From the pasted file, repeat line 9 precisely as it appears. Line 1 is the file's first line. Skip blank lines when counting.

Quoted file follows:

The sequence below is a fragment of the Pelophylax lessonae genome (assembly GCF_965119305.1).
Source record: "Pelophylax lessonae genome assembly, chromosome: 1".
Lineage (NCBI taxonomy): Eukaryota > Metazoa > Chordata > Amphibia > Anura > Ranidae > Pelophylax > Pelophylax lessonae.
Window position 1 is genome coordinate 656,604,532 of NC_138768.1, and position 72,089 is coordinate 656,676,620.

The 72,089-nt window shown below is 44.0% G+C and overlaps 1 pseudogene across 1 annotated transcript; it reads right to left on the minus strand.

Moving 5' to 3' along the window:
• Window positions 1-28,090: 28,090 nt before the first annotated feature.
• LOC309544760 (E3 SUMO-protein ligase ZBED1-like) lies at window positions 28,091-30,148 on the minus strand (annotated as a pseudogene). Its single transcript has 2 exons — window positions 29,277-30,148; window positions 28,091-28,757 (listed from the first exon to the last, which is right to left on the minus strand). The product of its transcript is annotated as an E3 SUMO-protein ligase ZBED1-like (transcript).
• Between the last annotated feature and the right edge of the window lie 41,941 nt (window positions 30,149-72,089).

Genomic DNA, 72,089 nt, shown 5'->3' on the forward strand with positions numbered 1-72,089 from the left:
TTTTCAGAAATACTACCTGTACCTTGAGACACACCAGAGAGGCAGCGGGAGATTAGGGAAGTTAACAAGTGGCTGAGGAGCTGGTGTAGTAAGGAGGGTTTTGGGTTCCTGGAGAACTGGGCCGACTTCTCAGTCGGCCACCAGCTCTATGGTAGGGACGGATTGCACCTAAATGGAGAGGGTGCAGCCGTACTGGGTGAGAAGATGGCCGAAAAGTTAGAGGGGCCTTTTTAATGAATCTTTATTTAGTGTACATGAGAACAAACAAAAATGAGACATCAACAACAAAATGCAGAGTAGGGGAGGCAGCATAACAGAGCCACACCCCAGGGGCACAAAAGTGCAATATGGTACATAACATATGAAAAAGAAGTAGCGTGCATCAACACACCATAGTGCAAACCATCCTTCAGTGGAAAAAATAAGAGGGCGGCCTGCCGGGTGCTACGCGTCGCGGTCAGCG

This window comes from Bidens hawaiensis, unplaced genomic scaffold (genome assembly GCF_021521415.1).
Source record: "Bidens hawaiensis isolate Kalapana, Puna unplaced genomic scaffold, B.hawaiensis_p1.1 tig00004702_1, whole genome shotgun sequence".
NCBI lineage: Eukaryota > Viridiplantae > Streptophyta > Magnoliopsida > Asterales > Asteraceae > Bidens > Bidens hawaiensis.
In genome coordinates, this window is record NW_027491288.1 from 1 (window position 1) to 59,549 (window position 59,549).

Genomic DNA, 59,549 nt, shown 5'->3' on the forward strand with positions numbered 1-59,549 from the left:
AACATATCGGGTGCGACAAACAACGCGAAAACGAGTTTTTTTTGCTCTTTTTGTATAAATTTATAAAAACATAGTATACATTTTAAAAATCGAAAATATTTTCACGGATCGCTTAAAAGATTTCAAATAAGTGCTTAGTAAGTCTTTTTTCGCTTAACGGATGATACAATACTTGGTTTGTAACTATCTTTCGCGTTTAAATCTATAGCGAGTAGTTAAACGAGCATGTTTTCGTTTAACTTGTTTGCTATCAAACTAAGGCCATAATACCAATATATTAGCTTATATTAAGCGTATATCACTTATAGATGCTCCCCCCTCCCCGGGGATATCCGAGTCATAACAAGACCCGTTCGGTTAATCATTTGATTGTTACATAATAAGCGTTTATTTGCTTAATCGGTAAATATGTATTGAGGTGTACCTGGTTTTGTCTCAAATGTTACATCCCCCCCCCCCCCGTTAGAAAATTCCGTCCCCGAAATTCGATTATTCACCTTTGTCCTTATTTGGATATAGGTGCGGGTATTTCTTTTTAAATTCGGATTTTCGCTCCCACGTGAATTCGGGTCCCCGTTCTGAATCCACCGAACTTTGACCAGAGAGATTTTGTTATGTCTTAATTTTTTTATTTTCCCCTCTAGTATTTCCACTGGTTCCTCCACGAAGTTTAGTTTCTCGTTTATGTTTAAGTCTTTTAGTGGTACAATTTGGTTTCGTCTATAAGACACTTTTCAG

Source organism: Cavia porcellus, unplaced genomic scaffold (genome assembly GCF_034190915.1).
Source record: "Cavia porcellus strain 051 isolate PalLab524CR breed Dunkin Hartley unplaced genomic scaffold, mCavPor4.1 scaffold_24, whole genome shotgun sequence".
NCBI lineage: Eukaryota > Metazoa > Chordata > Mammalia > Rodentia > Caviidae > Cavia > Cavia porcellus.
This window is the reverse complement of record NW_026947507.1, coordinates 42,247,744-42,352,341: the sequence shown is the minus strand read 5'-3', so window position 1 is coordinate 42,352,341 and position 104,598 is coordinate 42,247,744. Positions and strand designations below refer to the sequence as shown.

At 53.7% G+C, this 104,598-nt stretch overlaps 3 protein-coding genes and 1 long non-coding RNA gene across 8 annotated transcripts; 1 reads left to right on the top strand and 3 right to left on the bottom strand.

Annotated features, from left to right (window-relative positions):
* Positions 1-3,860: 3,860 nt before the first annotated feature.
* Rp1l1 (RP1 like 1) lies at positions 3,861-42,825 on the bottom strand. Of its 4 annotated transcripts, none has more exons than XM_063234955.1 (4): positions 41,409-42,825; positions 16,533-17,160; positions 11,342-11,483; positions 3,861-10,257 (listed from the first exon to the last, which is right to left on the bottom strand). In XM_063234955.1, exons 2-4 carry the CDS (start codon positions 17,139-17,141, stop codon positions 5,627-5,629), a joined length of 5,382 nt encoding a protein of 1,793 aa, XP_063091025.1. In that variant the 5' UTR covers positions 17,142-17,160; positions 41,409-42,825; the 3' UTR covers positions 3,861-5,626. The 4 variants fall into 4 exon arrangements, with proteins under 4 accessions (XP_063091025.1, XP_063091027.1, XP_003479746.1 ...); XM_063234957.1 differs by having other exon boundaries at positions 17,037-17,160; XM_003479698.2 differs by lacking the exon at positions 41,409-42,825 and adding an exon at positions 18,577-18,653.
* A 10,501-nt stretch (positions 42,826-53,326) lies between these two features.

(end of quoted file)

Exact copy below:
• Between the last annotated feature and the right edge of the window lie 41,941 nt (window positions 30,149-72,089).